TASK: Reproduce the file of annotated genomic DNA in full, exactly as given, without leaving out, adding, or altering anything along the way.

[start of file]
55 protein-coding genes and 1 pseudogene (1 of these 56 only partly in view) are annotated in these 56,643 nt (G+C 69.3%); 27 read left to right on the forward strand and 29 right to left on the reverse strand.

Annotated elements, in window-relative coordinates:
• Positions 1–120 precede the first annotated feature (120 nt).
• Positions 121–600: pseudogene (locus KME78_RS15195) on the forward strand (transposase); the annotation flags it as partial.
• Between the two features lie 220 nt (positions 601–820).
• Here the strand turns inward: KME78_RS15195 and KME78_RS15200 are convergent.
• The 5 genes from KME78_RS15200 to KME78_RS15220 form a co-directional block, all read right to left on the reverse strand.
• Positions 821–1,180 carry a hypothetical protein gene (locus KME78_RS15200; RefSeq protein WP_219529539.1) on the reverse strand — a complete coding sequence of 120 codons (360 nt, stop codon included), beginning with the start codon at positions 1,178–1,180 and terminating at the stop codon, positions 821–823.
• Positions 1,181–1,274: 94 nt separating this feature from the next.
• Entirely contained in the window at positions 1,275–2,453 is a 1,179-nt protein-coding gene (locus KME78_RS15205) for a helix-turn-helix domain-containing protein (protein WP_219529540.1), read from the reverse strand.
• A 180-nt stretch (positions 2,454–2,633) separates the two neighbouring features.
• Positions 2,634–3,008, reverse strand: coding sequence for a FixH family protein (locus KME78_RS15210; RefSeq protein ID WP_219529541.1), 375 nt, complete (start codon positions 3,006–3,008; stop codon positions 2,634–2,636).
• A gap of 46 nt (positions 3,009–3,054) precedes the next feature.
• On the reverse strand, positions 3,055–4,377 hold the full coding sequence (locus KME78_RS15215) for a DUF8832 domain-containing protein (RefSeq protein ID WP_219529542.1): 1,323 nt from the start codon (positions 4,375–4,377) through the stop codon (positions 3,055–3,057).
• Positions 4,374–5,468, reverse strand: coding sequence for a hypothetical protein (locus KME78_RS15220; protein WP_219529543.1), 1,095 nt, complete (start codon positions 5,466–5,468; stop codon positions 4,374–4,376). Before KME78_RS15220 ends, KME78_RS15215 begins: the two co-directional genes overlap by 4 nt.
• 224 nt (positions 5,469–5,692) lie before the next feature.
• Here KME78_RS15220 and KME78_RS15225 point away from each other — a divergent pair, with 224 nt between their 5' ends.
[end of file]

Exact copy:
55 protein-coding genes and 1 pseudogene (1 of these 56 only partly in view) are annotated in these 56,643 nt (G+C 69.3%); 27 read left to right on the forward strand and 29 right to left on the reverse strand.

Annotated elements, in window-relative coordinates:
• Positions 1–120 precede the first annotated feature (120 nt).
• Positions 121–600: pseudogene (locus KME78_RS15195) on the forward strand (transposase); the annotation flags it as partial.
• Between the two features lie 220 nt (positions 601–820).
• Here the strand turns inward: KME78_RS15195 and KME78_RS15200 are convergent.
• The 5 genes from KME78_RS15200 to KME78_RS15220 form a co-directional block, all read right to left on the reverse strand.
• Positions 821–1,180 carry a hypothetical protein gene (locus KME78_RS15200; RefSeq protein WP_219529539.1) on the reverse strand — a complete coding sequence of 120 codons (360 nt, stop codon included), beginning with the start codon at positions 1,178–1,180 and terminating at the stop codon, positions 821–823.
• Positions 1,181–1,274: 94 nt separating this feature from the next.
• Entirely contained in the window at positions 1,275–2,453 is a 1,179-nt protein-coding gene (locus KME78_RS15205) for a helix-turn-helix domain-containing protein (protein WP_219529540.1), read from the reverse strand.
• A 180-nt stretch (positions 2,454–2,633) separates the two neighbouring features.
• Positions 2,634–3,008, reverse strand: coding sequence for a FixH family protein (locus KME78_RS15210; RefSeq protein ID WP_219529541.1), 375 nt, complete (start codon positions 3,006–3,008; stop codon positions 2,634–2,636).
• A gap of 46 nt (positions 3,009–3,054) precedes the next feature.
• On the reverse strand, positions 3,055–4,377 hold the full coding sequence (locus KME78_RS15215) for a DUF8832 domain-containing protein (RefSeq protein ID WP_219529542.1): 1,323 nt from the start codon (positions 4,375–4,377) through the stop codon (positions 3,055–3,057).
• Positions 4,374–5,468, reverse strand: coding sequence for a hypothetical protein (locus KME78_RS15220; protein WP_219529543.1), 1,095 nt, complete (start codon positions 5,466–5,468; stop codon positions 4,374–4,376). Before KME78_RS15220 ends, KME78_RS15215 begins: the two co-directional genes overlap by 4 nt.
• 224 nt (positions 5,469–5,692) lie before the next feature.
• Here KME78_RS15220 and KME78_RS15225 point away from each other — a divergent pair, with 224 nt between their 5' ends.